Ada Haiti
Don’t try putting singer-songwriter Ada Ayiti in a box. She’ll crawl right out of it, with her strong mixture of roots, jazz, and world music. With her twists falling down her shoulders, and the earth tones she favors in her music videos, the Paris-born, US-raised songstress, is a breath of the freshest air.

She wants you to know that she’s got lots of goodies in her musical malèt. She’s keen with the visuals too. In her Abdias Laguerre-directed, Arturo Lorde-photographed music video for her song “Defile”, Ada prances about in East and West African-inspired patterns, and she’s surrounded by women who dress as if they could be from last century. The word “Defile” can be translated as strut, walk, catwalk, and in just peering at the first few seconds of the music video, it’s an obvious ode to female empowerment in the same vein and thread as Talie’s “Bèl Tifi”. Females are congregating, sharing laughs, telling jokes, and bouncing with joy all over the screen.

Ada’s stage shows in the New York area has folks in the audience feeling as if they’re seeing Heather Headley’s cousin belting on the mic…

Now, ahem, enter the world of Ada…through this interview…via your girl Kreyolicious….

Ada Ayiti, Ada Haiti
Kreyolicious: So, how long have you been singing?

I’ve been singing all my life – but I’ve been “organized” now for a little over 10 years.

Kreyolicious: Your name is Ada…if only there were an “i” between the A and the D…you’d be Aida, like in the opera. Do you happen to like or listen to opera?

I do…I’m a big fan of Maria Callas.

Kreyolicious: Some people start off in chorus in elementary, middle or high school. Was that the case with you?

I was involved in every school activity that involved singing! Chorus, drama club etc—and that’s only because singing at home was not enough. I wanted to sing more, so I joined them all.

Kreyolicious: Who are some of your favorite music and artists, and what do you like about them?

There are so many! But to narrow it to three or four, I would say Bob Marley, Bob Dylan, Lauryn Hill and Nina Simone. Musically, the tunes speak to me, but it’s the message in the music that really made me fall in love with them as artists.

Kreyolicious: If you could choose two male duet partners, and a female duet partner, who would you choose…each for a different song?

Because I’m doing a lot of Haitian influenced music right now, I would have to choose Belo and Arly Lariviere. For women, I’m a big fan of Lunise from RAM – It would be dope to collab with them, and come up with a sick rasin [roots music] track. I can already see it!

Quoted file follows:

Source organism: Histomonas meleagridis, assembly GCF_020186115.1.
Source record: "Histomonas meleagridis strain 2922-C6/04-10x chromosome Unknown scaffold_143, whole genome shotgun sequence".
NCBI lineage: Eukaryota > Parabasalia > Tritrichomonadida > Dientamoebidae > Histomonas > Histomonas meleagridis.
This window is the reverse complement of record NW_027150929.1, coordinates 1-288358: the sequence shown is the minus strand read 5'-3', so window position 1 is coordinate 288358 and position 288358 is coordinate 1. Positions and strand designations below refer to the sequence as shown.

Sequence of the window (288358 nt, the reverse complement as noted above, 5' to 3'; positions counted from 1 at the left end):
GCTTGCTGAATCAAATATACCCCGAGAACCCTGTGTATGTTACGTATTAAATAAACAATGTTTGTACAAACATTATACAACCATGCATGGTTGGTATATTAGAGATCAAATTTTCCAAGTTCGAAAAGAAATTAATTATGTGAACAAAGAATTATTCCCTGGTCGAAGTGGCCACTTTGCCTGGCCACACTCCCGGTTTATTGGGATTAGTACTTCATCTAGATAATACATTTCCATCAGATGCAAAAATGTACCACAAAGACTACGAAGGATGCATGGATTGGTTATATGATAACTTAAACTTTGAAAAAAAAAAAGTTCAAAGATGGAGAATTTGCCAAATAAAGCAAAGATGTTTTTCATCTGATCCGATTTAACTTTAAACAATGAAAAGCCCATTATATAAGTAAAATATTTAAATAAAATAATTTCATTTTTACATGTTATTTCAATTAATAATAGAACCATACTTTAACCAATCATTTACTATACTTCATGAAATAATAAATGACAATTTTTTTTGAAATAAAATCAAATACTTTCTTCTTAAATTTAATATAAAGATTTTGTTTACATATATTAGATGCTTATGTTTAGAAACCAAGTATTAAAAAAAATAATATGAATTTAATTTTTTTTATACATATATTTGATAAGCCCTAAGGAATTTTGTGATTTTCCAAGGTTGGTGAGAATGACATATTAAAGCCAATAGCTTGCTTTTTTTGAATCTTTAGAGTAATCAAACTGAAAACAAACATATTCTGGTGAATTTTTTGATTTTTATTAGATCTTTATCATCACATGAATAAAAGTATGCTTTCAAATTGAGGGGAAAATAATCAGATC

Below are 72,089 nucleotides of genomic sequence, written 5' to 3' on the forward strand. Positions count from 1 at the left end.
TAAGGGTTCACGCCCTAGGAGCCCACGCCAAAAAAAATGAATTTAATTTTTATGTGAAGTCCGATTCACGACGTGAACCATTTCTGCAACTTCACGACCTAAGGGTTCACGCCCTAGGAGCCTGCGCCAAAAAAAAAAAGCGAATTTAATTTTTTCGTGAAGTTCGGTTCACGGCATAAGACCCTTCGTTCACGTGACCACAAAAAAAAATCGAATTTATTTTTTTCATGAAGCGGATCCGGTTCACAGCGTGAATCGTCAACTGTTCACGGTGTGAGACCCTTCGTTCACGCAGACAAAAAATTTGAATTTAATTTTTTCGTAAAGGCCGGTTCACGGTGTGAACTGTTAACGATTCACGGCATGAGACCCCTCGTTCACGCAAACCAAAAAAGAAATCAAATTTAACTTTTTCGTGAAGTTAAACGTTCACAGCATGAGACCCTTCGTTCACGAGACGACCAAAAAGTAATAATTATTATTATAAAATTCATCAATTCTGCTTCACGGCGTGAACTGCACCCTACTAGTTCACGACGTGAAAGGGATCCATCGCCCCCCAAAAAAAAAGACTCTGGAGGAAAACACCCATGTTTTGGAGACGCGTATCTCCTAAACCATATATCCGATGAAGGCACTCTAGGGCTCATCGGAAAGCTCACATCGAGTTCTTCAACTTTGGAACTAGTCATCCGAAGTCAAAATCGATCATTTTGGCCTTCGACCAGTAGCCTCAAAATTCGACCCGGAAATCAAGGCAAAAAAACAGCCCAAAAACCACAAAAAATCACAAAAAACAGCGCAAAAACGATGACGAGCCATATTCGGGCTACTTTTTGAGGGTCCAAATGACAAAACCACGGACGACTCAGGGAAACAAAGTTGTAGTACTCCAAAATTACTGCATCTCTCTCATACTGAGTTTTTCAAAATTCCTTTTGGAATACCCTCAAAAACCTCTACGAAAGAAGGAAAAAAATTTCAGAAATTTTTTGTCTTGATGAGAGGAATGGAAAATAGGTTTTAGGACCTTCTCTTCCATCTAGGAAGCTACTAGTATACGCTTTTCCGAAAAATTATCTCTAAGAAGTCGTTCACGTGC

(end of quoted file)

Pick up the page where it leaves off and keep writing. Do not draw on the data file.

Kreyolicious: What should every aspiring performer know about the music business?

I learned this year, after knowing how difficult it is to be in the business, that you can’t do it alone. You need a team of people to take care of every aspect that you as the artist can’t do alone. Which is management, marketing, styling, etc… the artist should focus on the craft and find ways to challenge themselves. But to do more than that is really stifling. So find yourself people who support you 100%. If they believe in you and your work, you’ll find yourself surrounded by people who are going to make sure things are happening and happening right.
Ada Ayiti
Kreyolicious: A singer’s voice is definitely a valuable asset. How much time do you put into rehearsals and in training your voice?

I sing every day! Rehearsals are everything. For any upcoming performances, I like to rehearse as much as possible with my musicians…at least every other day until show date. It’s also important to adopt singing exercise that best suits you. Before every performance I have a rule where I stop talking a couple of hours before show time. Saves me from using my vocal chords and it’s great meditation.

Kreyolicious: Performers are known to be busy little bees. What are you working on at the moment?

Writing lots of music to take to the studio. We got some great producers that we’re working with. I’m really excited about giving my audience something they will be happy with.

Kreyolicious: What are we to expect from you in the future?

I’m in the business to make good music. Not something that’s hot for the moment or for promotional use only. It’s really important to me to give my audience something that can last. Something they can play five to ten years from now.

[Photos courtesy of Atizan International]


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Original author: Kat